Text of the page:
Leading the charge for nurses

Dunedin emergency department nurse Anne Daniels, the newly elected president of the New Zealand...
Dunedin emergency department nurse Anne Daniels, the newly elected president of the New Zealand Nurses Organisation. PHOTO: PETER MCINTOSH
Dunedin nurse Anne Daniels is the new president of the New Zealand Nurses Organisation, one of the country’s most high-profile and most fractured unions. She talks to health reporter Mike Houlahan about the challenges of healing divisions in the NZNO and the challenges facing the nursing workforce.

AT the start of this year Anne Daniels was thinking about retirement: now she is about to take on one of the biggest jobs she has ever tackled.

The Dunedin emergency department nurse has just, by an overwhelming margin, been elected the president of the New Zealand Nurses Organisation, the union which represents more than 50,000 healthcare workers.

However, the fact that just over 4000 votes were cast alarmed Ms Daniels, even though it represented the largest presidential election turnout in years.

‘‘That tells me of the lack of engagement of members; I am a researcher by nature, and I want to know why our members are not getting involved, because it is so, so important that nurses have a voice.’’

The NZNO has been in turmoil in recent years, with numerous divisions and disputes in its upper echelons.

Ms Daniels, a veteran delegate who ran for the top job on a platform of the NZNO being a member-led organisation which supports and realises the hopes of nurses, now has to walk the talk.

‘‘It hasn’t been a happy place ... I think historically we haven’t seen ourselves as being in a place where we can create beneficial change for nurses, nursing, and our patients, and that culture of the NZNO being a union needs to change.’’

Patient welfare and a strong rejection of injustice are central to Ms Daniels’ nursing philosophy; it was why she hit the headlines a few months ago when, in her role as health and safety representative in the emergency department at Dunedin Hospital she lodged a provisional improvement notice (PIN), which called on the Southern District Health Board to introduce a range of patient and staff safety measures.

What could have been a confrontational exercise had proven to be anything but, Ms Daniels said.

‘‘I’m very much a collaborative person, when I served the PIN I requested a meeting of all the stakeholders in the same room, including the doctors’ union, because we needed to do this together.

‘‘I have found that management, including my direct boss, our director of nursing, and more recently the board, the CEO and the health and safety team, very supportive and open to listening to the issues and the solutions.’’

Ms Daniels served the PIN due to patient and staff safety concerns, worries which have been a key part of her speeches as a delegate at NZNO rallies.

The union, increasingly frustrated with the lack of progress on pay equity and safe staffing, went on strike for the first time in decades in 2018, and followed up with further industrial action earlier this year.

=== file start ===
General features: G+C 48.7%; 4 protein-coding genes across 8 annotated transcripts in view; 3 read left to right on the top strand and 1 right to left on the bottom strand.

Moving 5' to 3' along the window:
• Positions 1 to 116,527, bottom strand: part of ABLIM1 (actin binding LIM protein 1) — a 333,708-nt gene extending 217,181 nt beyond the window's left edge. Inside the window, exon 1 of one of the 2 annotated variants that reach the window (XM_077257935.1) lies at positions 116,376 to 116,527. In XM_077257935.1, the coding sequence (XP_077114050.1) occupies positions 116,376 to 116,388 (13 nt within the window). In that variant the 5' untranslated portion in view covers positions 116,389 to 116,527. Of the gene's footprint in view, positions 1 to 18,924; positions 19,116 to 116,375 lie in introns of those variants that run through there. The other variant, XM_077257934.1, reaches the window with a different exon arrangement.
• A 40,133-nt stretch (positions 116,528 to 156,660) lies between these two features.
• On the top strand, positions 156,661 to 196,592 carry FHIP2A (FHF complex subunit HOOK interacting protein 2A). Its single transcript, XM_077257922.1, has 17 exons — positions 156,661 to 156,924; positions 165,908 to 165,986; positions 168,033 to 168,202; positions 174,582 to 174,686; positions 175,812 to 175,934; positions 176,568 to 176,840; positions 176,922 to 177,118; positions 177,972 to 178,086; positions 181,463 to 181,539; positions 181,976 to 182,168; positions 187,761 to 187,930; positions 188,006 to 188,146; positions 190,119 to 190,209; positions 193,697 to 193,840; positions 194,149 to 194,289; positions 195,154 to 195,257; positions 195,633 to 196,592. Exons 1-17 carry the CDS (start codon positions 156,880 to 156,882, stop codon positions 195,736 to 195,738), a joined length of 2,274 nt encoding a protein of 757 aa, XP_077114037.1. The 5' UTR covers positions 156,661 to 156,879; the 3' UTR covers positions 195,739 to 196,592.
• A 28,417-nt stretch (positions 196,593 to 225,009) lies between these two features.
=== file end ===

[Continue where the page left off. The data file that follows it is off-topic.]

Nurses had intended to walk off the job again last month, the first in a series of planned strikes which were called off after the country suddenly moved to Covid-19 Alert Level 4.

Ms Daniels was well aware the contract dispute was unfinished business.

‘‘Nurses trust people. Those in authority have made promises to us for year after year after year and they have disappointed us,’’ she said.

‘‘We are not accepting what we are told any more, we are trusting in ourselves, and we are standing up for what we believe to be right.’’

There was a mandate for safe staffing and the Government and DHBs had to honour that commitment, Ms Daniels said, notwithstanding the well-understood issues health boards were having in recruiting nurses.

She also wanted to see actual consequences for health boards which failed to reach safe staffing targets.

‘‘We are frustrated more than anything else, and angry and hurt that we haven’t been heard.

‘‘We worry about our patients and we worry about what we can’t do for them because we have to care ration, which means that every day when I go to work I have to decide which person actually gets my care and which ones have to miss out or wait for long periods of time before they actually get any real care.

‘‘I spend my entire shift hoping that I don’t miss anybody who really should be looked at. We often say it’s the quiet patient we worry about the most because those are the ones that tend to go downhill very quickly and of course they don’t say anything — we love patients who yell and scream.’’

Ms Daniels trained as a cadet in Thames, but went back to school when already a qualified registered nurse to complete the new academic nursing papers, and then a master’s.

A convener and delegate leader at Thames, the pull of twin grandchildren brought her and her husband, also a nurse, to Dunedin.

‘‘We came down here for a year to help look after them and never left, we fell in love with Dunedin.’’

Ms Daniels intends to continue to work part-time as a nurse to keep her practising certificate, and to remain living in Dunedin.



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